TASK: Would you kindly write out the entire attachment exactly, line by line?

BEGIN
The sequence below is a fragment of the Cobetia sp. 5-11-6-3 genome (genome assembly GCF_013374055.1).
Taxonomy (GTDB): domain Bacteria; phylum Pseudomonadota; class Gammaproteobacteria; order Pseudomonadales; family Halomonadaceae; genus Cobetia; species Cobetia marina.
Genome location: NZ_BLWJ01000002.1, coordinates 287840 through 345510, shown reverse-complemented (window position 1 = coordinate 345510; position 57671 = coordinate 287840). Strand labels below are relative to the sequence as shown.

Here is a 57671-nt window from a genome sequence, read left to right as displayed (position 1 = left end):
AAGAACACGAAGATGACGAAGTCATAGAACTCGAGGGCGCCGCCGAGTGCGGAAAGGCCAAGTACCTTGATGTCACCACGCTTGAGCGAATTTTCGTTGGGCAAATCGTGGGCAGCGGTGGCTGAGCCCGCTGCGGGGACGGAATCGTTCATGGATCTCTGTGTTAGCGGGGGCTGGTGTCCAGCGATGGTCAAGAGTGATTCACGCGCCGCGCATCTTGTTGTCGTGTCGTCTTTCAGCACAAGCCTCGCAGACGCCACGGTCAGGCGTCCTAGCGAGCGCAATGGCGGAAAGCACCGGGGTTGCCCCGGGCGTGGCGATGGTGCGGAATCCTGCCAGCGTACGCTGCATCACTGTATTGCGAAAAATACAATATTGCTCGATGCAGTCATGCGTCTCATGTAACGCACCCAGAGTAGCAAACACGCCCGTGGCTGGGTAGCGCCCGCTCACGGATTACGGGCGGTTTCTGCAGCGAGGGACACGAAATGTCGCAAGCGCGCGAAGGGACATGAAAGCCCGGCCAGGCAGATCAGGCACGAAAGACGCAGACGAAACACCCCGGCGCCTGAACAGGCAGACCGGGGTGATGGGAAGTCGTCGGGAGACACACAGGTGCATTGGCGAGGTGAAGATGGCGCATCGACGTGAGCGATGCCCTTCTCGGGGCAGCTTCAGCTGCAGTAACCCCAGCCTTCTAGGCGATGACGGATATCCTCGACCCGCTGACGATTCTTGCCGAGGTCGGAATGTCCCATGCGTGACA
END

The sequence below is a fragment of the Cobetia sp. 5-11-6-3 genome (genome assembly GCF_013374055.1).
Taxonomy (GTDB): domain Bacteria; phylum Pseudomonadota; class Gammaproteobacteria; order Pseudomonadales; family Halomonadaceae; genus Cobetia; species Cobetia marina.
Genome location: NZ_BLWJ01000002.1, coordinates 287840 through 345510, shown reverse-complemented (window position 1 = coordinate 345510; position 57671 = coordinate 287840). Strand labels below are relative to the sequence as shown.

Here is a 57671-nt window from a genome sequence, read left to right as displayed (position 1 = left end):
AAGAACACGAAGATGACGAAGTCATAGAACTCGAGGGCGCCGCCGAGTGCGGAAAGGCCAAGTACCTTGATGTCACCACGCTTGAGCGAATTTTCGTTGGGCAAATCGTGGGCAGCGGTGGCTGAGCCCGCTGCGGGGACGGAATCGTTCATGGATCTCTGTGTTAGCGGGGGCTGGTGTCCAGCGATGGTCAAGAGTGATTCACGCGCCGCGCATCTTGTTGTCGTGTCGTCTTTCAGCACAAGCCTCGCAGACGCCACGGTCAGGCGTCCTAGCGAGCGCAATGGCGGAAAGCACCGGGGTTGCCCCGGGCGTGGCGATGGTGCGGAATCCTGCCAGCGTACGCTGCATCACTGTATTGCGAAAAATACAATATTGCTCGATGCAGTCATGCGTCTCATGTAACGCACCCAGAGTAGCAAACACGCCCGTGGCTGGGTAGCGCCCGCTCACGGATTACGGGCGGTTTCTGCAGCGAGGGACACGAAATGTCGCAAGCGCGCGAAGGGACATGAAAGCCCGGCCAGGCAGATCAGGCACGAAAGACGCAGACGAAACACCCCGGCGCCTGAACAGGCAGACCGGGGTGATGGGAAGTCGTCGGGAGACACACAGGTGCATTGGCGAGGTGAAGATGGCGCATCGACGTGAGCGATGCCCTTCTCGGGGCAGCTTCAGCTGCAGTAACCCCAGCCTTCTAGGCGATGACGGATATCCTCGACCCGCTGACGATTCTTGCCGAGGTCGGAATGTCCCATGCGTGACA